Back on Broadway with My Mother

Last week at this time I was boarding a train for New York City for a Broadway weekend with Mom. Though the first two days threatened rain, we somehow managed to avoid most of it – and for the major downpours (which weren’t even all that major) we happened to be in theaters or restaurants or bed. This NYC excursion is grand tradition that actually goes back even further than I initially recalled. I was reminded that we attended the original productions of ‘Lost in Yonkers’ (with Mercedes Ruehl and Kevin Spacey) and ‘Six Degrees of Separation’( with Stockard Channing) on a trip with Suzie and her Mom, so these theatrical escapades have been happening since the 80’s.

This time around we began with a little shopping along Fifth Avenue, peeking in at Rockefeller Center where Mom found some of her favorite chocolates, recounting how she had taken my brother and me to the skating rink on one visit, only to find that it was closed (after my brother had brought his skates.)

After a bit of window shopping, we had a lunch of sushi at Soba Nippon.

From there we tried out the fragrance counters at Saks and Bergdorf’s, where I briefly entertained the idea of my first Jo Malone bottle (I did not indulge).

We made our way up Madison, to the Tom Ford flagship store. I’ll admit to some well-reasoned trepidation upon entering the powerfully reserved yet stately storefront. This was, arguably, my favorite designer (even if I have to be able to afford one of his suits or even his shoes) – and by far my favorite perfumer. My collection of Private Blends occupies an entire shelf in my bathroom. It was like dropping off a coke-head in a swimming pool filled with the white stuff. A winding staircase led up to a room filled with fragrance. Mirrors multiplied the rich apothecary-like glass, and the scent of elegance and sophistication drifted through the air. I asked about the new ‘London’ Private Blend, but New York did not have it yet.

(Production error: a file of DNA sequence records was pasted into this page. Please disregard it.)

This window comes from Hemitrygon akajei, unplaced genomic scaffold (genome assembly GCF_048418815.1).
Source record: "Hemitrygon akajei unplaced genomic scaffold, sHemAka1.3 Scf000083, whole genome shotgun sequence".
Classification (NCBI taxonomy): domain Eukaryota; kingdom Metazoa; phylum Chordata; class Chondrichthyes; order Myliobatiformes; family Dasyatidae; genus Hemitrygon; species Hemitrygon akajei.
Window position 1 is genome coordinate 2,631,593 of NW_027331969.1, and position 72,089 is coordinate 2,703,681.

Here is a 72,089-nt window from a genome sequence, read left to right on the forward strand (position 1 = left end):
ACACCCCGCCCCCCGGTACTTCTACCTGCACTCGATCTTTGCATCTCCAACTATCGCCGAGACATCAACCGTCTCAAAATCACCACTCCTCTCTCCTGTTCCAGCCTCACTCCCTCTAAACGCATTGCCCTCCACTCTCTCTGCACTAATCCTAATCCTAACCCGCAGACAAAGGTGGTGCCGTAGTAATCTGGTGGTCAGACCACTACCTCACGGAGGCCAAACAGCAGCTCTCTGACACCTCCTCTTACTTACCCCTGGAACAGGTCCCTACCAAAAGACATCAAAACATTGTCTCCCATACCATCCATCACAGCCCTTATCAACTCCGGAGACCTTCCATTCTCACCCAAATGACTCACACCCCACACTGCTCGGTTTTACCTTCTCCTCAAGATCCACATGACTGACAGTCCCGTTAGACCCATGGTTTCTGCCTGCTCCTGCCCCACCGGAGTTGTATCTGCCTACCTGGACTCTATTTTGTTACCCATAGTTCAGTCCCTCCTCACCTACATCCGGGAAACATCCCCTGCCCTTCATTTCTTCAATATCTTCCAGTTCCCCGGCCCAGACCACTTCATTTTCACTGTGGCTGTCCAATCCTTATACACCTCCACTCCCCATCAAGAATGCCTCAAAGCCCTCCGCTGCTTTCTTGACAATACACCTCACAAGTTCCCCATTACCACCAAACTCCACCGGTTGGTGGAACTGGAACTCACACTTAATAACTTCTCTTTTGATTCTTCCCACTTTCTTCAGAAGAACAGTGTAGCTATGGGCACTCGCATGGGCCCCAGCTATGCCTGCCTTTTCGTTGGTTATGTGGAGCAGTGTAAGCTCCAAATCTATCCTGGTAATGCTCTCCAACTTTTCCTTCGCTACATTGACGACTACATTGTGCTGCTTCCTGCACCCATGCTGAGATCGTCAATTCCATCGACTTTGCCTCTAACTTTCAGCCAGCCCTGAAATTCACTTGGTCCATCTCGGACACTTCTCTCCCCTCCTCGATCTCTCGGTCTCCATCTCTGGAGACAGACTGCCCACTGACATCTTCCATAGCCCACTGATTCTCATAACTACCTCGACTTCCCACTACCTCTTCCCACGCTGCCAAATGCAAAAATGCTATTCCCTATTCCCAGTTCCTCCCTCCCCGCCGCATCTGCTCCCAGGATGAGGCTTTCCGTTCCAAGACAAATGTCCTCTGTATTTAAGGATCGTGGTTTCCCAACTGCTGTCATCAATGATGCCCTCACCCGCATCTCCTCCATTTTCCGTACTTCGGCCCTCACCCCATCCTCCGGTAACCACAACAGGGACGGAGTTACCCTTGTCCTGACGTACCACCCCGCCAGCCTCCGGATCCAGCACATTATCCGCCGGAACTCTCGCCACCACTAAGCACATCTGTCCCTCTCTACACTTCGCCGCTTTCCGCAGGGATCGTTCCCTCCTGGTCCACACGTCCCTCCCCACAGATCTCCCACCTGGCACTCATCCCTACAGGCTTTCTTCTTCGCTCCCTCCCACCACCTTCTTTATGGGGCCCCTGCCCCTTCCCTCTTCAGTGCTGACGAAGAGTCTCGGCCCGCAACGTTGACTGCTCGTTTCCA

I walked down the hallway into another finely appointed room, where a silk dressing gown hung on a mannequin. I felt the sleeve with my fingers, and I may have sighed out loud a little. But it was nothing compared to the gasp I emitted upon seeing the shoe room. I can’t get into it now because the price points make me too sad. Despite that, and my ultimate act of resilience in not purchasing anything (hey, I can always hop a train and go back), there was something to be taken away from being around all that beauty.

We reluctantly left the world of Mr. Ford, and returned to get ready for dinner and our first show, ‘Mothers & Sons.’

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